Rollicking Victorian vision comes to life at Portland's GEAR Con

by: COURTESY OF GEAR CON - The Victorian Martials Arts Symposium is new to GEAR Con, with top-notch instructors sharing their knowledge. GEAR Con is July 5 to 7 at Doubletree Hotel.Imagination lies at the center of the steampunk movement, which takes center stage in Portland July 5 to 7 with the third annual GEAR Con festival at the DoubleTree Hotel.

It seems that everybody outside of steampunk has to be educated on what the heck it is. In short, it’s a fascination of yesteryear — the Victorian Period (1837-1901), the Industrial Ages — and what could have been, as in adding science fiction and creativity to the mix to create an alternative society. It’s fantastical. But, they’re not Trekkies, beamed up to fantasize about being Mr. Spock.

Let Stephen Couchman, founder of GEAR Con, explain:

“Steampunk has been shined onto the mainstream stage through a prism. Those who’ve just discovered it often think it’s a fashion style, or a flavor of industrial sculpture, or a visual design aesthetic, and are unaware of the global, interdisciplinary steampunk arts movement and its roots in science fiction literature. There’s also a push to package steampunk as an alt-culture lifestyle — like being goth or a hippie — which I think misses the point. Steampunk’s value to the wider world is in mainstreaming not its themes and trappings, but the values of participatory creativity — making things, learning and sharing useful skills. Steampunk is many people’s gateway to the concept of producing, rather than just consuming, culture.”

GEAR Con has expanded, moving to the larger venue at DoubleTree Hotel, 1000 N.E. Multnomah St., and added to its lineup of activities, with art, writing and filmmaking contest and more entertainment: Abney Park, the biggest name in steampunk music; Good Company, the country’s only electro-swing bang; Poplock Holmes, chap-hop emcee; Veronique Chevalier, renowned chanteuse; magicians. Portland’s own Professor Gall — the man, the band with New Orleans vibe — remains part of the show. A big attraction promises to be the Victorian Martial Arts Symposium, led by Jeff Richardson, a partner with Portland’s Academia Duellatoria, who has attracted an all-star list of instructors.

“Really, this could be a standalone event,” Couchman adds.

Panels and vendors galore will be part of GEAR Con. Chris Lang, owner of Wells and Verne period clothing and accessories store, 8315 S.E. 11th Ave., says steampunk “is moving into the height of the movement. It’s going more mainstream; it’s been in the mainstream vernacular. It’s bringing humans together. Teenagers come in (the store) with their parents and everyone can find things at the store.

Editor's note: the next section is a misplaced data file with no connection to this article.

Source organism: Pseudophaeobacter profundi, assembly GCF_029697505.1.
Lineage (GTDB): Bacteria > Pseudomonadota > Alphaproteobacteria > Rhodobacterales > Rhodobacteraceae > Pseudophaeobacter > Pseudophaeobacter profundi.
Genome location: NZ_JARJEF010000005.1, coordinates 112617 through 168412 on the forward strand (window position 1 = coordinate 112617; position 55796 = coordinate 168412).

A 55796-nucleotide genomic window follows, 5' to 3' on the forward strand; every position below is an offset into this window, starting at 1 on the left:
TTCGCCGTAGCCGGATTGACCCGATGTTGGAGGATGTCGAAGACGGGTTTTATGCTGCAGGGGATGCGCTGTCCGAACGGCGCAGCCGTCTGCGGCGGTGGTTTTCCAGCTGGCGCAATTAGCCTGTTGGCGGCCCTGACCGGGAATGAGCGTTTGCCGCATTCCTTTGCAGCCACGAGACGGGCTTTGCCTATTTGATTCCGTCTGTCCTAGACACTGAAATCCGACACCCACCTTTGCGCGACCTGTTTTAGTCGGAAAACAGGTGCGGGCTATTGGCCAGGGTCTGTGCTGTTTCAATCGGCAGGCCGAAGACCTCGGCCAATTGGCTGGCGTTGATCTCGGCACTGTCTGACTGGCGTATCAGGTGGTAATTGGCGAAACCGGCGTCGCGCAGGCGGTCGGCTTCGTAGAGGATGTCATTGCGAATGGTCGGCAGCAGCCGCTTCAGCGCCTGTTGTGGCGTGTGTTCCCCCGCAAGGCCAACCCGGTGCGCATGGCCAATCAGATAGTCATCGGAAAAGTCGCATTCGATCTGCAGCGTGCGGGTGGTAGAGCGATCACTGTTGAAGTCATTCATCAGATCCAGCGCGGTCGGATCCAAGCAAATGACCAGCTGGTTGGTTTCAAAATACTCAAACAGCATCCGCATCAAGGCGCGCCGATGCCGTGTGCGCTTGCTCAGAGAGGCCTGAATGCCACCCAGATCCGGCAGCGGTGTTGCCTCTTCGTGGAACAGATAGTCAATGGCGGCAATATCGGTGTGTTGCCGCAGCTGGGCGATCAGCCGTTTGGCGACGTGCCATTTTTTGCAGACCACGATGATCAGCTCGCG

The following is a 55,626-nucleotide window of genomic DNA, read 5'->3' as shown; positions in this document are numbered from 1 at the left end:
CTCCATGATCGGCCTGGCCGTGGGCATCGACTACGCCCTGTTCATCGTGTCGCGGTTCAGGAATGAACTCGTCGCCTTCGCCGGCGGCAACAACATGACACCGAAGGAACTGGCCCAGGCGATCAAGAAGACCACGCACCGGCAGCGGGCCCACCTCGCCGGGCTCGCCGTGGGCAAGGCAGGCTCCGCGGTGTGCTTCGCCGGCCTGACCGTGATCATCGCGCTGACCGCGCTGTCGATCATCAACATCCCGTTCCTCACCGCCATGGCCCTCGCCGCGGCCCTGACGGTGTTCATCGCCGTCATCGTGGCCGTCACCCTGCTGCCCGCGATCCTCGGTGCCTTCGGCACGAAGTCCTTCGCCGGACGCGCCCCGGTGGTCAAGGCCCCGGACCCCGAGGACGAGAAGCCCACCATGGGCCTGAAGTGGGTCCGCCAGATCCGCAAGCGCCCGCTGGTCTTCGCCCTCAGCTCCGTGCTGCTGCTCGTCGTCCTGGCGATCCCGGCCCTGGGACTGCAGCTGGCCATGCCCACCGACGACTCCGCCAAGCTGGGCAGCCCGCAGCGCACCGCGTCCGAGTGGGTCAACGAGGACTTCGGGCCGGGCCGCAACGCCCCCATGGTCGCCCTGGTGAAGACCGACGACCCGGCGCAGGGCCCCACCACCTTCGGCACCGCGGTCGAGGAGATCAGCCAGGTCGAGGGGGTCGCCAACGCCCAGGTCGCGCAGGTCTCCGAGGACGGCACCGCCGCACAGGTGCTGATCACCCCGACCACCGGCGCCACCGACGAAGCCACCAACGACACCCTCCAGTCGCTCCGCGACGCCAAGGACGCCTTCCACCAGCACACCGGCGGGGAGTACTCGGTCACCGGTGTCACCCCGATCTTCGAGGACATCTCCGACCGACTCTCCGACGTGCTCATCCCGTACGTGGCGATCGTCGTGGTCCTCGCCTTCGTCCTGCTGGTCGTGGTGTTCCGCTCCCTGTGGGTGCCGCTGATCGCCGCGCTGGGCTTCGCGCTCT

“It’s a love of history, fashion, literature, re-imagining of historical times. In our case, we like the Victorian times. ... I think you’ll start to see more at mainstream clothing stores. You’re going to see it in the tech industry with Intel, Apple, Microsoft — IBM has already stated (interest). That’s the industry in which we get a huge base of our customers.”

Couchman also runs the annual Rose City Steampunk Film Festival each Valentine’s Day weekend, the only steampunk-focused event in the world that features creative films, music videos and documentaries, including new work in the neo-Victorian retro-futurist vein.

It’s not revisionist history with steampunk, as much as putting the imaginative spin on things.

“The early Industrial Age is recent enough that there’s a trove of cultural information to draw from,” Couchman says, “and far enough out of frame that we can draw selectively according to our tastes. Technophobes love the perceived simplicity of the period while science geeks see it as a thrilling age of discovery. Moralists see a time of propriety and floor-brushing hemlines, hedonists see absinthe-swilling bohemians.”

It was a time where “you start to imagine a world where genius, prosperity and the gifts of rampant mad science aren’t held back by greed or fear,” he adds. “You ask yourself: That was only 100-and-change years ago, why not build that world now?”

The introduction of the Victorian Martial Arts Symposium adds a dose of reality to GEAR Con (which stands for The Gaslight Explorers, Adventurers and Romantics Convention).

It harkens back to the days of bartitsu, jiu-jitsu, bareknuckle boxing and cane fighting and other techniques used on the mean streets of London, circa Sherlock Holmes days, and has expanded into an amalgamation of self-defense.

“You can take everything we do, even with sword play, and apply it to self-defense in the streets,” Richardson says. “Things are starting to come back together again. Prize fights and people afraid to be on the streets set up the wave for this to happen.”

The list of instructors includes David McCormick of Vancouver, British Columbia, Tim Ruzicki of Seattle, Tim Badillo from the San Francisco Bay Area and Stewart Sackett of Portland and Richardson and Matthew Howden of Academia Duellatoria.

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